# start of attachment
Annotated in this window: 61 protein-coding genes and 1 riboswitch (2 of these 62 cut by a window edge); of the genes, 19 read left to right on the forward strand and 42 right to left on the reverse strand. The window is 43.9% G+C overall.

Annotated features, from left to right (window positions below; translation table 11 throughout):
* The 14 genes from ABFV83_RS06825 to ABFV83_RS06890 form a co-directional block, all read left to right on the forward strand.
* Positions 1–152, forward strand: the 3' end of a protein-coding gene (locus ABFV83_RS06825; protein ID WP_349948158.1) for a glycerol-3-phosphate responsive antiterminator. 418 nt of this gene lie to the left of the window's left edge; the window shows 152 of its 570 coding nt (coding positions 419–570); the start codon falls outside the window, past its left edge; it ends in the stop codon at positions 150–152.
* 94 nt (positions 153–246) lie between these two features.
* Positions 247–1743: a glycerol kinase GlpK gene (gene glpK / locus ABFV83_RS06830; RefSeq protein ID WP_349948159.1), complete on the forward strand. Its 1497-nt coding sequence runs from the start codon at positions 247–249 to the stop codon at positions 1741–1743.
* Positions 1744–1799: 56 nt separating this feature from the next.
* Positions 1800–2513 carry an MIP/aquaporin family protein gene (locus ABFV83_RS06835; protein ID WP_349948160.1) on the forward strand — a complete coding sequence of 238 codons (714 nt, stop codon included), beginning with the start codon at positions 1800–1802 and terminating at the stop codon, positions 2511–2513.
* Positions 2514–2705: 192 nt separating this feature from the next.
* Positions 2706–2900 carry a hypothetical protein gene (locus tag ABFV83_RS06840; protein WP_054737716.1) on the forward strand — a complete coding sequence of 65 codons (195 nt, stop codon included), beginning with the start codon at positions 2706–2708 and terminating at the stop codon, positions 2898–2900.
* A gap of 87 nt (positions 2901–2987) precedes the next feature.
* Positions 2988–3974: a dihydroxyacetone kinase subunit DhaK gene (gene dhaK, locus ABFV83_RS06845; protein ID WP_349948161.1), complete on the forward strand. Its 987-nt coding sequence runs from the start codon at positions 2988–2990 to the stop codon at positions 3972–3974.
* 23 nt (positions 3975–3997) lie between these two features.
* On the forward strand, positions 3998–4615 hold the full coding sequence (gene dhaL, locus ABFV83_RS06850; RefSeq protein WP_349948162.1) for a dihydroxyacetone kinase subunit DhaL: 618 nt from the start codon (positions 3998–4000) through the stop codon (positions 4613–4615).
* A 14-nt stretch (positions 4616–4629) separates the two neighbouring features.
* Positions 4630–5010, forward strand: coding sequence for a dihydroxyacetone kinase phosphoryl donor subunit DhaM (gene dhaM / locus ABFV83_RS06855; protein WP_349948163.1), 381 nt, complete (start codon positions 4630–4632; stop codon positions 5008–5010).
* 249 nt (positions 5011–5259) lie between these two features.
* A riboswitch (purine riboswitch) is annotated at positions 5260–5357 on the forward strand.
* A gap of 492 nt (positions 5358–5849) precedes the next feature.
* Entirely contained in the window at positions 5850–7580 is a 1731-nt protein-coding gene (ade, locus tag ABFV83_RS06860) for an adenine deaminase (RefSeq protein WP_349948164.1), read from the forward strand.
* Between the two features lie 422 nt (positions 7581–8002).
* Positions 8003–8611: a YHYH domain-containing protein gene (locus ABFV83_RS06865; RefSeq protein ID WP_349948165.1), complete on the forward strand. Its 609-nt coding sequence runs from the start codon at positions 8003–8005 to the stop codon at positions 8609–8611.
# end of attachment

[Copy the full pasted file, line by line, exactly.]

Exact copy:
Annotated in this window: 61 protein-coding genes and 1 riboswitch (2 of these 62 cut by a window edge); of the genes, 19 read left to right on the forward strand and 42 right to left on the reverse strand. The window is 43.9% G+C overall.

Annotated features, from left to right (window positions below; translation table 11 throughout):
* The 14 genes from ABFV83_RS06825 to ABFV83_RS06890 form a co-directional block, all read left to right on the forward strand.
* Positions 1–152, forward strand: the 3' end of a protein-coding gene (locus ABFV83_RS06825; protein ID WP_349948158.1) for a glycerol-3-phosphate responsive antiterminator. 418 nt of this gene lie to the left of the window's left edge; the window shows 152 of its 570 coding nt (coding positions 419–570); the start codon falls outside the window, past its left edge; it ends in the stop codon at positions 150–152.
* 94 nt (positions 153–246) lie between these two features.
* Positions 247–1743: a glycerol kinase GlpK gene (gene glpK / locus ABFV83_RS06830; RefSeq protein ID WP_349948159.1), complete on the forward strand. Its 1497-nt coding sequence runs from the start codon at positions 247–249 to the stop codon at positions 1741–1743.
* Positions 1744–1799: 56 nt separating this feature from the next.
* Positions 1800–2513 carry an MIP/aquaporin family protein gene (locus ABFV83_RS06835; protein ID WP_349948160.1) on the forward strand — a complete coding sequence of 238 codons (714 nt, stop codon included), beginning with the start codon at positions 1800–1802 and terminating at the stop codon, positions 2511–2513.
* Positions 2514–2705: 192 nt separating this feature from the next.
* Positions 2706–2900 carry a hypothetical protein gene (locus tag ABFV83_RS06840; protein WP_054737716.1) on the forward strand — a complete coding sequence of 65 codons (195 nt, stop codon included), beginning with the start codon at positions 2706–2708 and terminating at the stop codon, positions 2898–2900.
* A gap of 87 nt (positions 2901–2987) precedes the next feature.
* Positions 2988–3974: a dihydroxyacetone kinase subunit DhaK gene (gene dhaK, locus ABFV83_RS06845; protein ID WP_349948161.1), complete on the forward strand. Its 987-nt coding sequence runs from the start codon at positions 2988–2990 to the stop codon at positions 3972–3974.
* 23 nt (positions 3975–3997) lie between these two features.
* On the forward strand, positions 3998–4615 hold the full coding sequence (gene dhaL, locus ABFV83_RS06850; RefSeq protein WP_349948162.1) for a dihydroxyacetone kinase subunit DhaL: 618 nt from the start codon (positions 3998–4000) through the stop codon (positions 4613–4615).
* A 14-nt stretch (positions 4616–4629) separates the two neighbouring features.
* Positions 4630–5010, forward strand: coding sequence for a dihydroxyacetone kinase phosphoryl donor subunit DhaM (gene dhaM / locus ABFV83_RS06855; protein WP_349948163.1), 381 nt, complete (start codon positions 4630–4632; stop codon positions 5008–5010).
* 249 nt (positions 5011–5259) lie between these two features.
* A riboswitch (purine riboswitch) is annotated at positions 5260–5357 on the forward strand.
* A gap of 492 nt (positions 5358–5849) precedes the next feature.
* Entirely contained in the window at positions 5850–7580 is a 1731-nt protein-coding gene (ade, locus tag ABFV83_RS06860) for an adenine deaminase (RefSeq protein WP_349948164.1), read from the forward strand.
* Between the two features lie 422 nt (positions 7581–8002).
* Positions 8003–8611: a YHYH domain-containing protein gene (locus ABFV83_RS06865; RefSeq protein ID WP_349948165.1), complete on the forward strand. Its 609-nt coding sequence runs from the start codon at positions 8003–8005 to the stop codon at positions 8609–8611.